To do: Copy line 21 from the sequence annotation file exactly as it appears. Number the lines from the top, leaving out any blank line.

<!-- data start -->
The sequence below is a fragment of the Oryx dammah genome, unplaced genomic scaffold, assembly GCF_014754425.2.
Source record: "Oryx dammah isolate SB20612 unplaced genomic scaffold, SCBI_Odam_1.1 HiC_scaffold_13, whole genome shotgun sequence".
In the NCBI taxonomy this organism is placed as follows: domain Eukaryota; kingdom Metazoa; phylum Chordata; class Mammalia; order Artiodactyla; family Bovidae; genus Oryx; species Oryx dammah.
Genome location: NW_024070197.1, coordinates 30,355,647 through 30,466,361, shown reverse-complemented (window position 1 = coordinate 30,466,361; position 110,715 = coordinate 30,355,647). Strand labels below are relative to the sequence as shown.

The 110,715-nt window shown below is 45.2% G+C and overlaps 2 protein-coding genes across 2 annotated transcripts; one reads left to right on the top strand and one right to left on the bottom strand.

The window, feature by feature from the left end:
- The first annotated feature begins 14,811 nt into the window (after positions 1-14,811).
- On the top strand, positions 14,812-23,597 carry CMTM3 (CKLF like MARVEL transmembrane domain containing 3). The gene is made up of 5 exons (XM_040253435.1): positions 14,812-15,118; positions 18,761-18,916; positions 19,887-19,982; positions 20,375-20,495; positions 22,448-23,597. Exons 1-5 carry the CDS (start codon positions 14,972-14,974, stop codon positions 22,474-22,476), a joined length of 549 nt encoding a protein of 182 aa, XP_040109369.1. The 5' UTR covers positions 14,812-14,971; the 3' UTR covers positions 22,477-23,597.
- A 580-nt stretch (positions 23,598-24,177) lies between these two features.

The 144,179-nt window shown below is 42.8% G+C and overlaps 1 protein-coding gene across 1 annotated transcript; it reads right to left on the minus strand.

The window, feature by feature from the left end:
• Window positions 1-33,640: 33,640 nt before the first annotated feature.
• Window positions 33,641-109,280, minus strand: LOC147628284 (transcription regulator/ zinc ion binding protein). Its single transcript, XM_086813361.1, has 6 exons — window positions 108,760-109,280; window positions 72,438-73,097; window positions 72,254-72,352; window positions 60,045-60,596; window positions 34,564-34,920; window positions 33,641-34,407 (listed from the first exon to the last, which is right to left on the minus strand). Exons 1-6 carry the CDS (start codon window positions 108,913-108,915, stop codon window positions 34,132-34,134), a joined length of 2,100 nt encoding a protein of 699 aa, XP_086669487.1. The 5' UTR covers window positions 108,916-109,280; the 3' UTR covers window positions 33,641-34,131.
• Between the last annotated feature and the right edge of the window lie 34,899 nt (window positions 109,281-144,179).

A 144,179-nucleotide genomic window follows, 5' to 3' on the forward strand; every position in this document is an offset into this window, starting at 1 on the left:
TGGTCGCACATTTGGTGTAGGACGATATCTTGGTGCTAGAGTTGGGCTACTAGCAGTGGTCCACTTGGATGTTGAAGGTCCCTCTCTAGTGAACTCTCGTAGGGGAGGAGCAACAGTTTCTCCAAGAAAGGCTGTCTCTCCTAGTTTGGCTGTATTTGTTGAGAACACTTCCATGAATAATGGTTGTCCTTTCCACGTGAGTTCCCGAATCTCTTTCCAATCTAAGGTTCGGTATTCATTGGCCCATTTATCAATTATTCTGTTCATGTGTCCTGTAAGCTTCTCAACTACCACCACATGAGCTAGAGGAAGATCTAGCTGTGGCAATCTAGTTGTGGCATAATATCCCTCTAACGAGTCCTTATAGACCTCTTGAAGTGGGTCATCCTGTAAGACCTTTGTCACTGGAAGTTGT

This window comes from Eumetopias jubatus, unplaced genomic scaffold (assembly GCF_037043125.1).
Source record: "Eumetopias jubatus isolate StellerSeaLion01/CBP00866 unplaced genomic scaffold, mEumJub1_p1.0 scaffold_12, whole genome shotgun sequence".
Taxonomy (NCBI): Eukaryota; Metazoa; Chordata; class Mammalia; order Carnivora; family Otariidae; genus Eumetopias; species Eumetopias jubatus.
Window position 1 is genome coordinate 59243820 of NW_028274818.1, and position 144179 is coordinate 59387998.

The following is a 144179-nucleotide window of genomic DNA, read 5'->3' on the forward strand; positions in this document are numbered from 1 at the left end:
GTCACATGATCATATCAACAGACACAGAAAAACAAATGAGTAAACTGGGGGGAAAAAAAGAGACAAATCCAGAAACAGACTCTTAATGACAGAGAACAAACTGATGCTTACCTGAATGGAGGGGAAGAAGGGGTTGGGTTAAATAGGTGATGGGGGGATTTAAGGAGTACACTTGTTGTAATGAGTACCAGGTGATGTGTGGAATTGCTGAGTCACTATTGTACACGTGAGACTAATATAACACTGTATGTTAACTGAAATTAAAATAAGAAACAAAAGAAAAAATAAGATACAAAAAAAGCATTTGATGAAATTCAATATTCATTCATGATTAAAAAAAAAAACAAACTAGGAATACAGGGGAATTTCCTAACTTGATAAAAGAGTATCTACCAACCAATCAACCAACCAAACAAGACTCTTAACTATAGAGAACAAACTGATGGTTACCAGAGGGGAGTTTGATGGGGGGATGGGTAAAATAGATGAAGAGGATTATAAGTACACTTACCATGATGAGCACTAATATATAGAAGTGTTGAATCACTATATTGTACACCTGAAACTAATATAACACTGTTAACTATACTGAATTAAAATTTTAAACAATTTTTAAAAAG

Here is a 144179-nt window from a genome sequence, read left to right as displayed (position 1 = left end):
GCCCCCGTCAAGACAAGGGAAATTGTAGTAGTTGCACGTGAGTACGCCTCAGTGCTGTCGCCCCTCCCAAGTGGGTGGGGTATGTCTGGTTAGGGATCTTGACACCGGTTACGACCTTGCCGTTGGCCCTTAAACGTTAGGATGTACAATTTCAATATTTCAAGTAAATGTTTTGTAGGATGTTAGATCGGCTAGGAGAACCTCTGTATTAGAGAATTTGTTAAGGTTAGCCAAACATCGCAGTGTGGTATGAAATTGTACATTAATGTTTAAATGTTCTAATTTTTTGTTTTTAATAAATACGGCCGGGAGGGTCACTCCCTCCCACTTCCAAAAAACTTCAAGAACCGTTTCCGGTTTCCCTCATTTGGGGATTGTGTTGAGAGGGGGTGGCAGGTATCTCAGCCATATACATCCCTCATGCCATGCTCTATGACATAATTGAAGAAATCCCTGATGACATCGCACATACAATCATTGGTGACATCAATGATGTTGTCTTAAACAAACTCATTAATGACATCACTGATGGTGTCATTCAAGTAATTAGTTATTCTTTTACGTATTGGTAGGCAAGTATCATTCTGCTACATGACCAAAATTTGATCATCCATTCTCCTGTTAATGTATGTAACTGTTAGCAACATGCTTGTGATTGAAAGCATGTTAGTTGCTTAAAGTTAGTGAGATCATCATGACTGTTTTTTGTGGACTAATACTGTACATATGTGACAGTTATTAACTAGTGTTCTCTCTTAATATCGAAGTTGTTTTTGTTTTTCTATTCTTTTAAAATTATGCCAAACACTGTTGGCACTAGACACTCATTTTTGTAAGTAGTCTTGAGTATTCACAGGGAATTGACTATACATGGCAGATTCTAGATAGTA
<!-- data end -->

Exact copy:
The following is a 144179-nucleotide window of genomic DNA, read 5'->3' on the forward strand; positions in this document are numbered from 1 at the left end: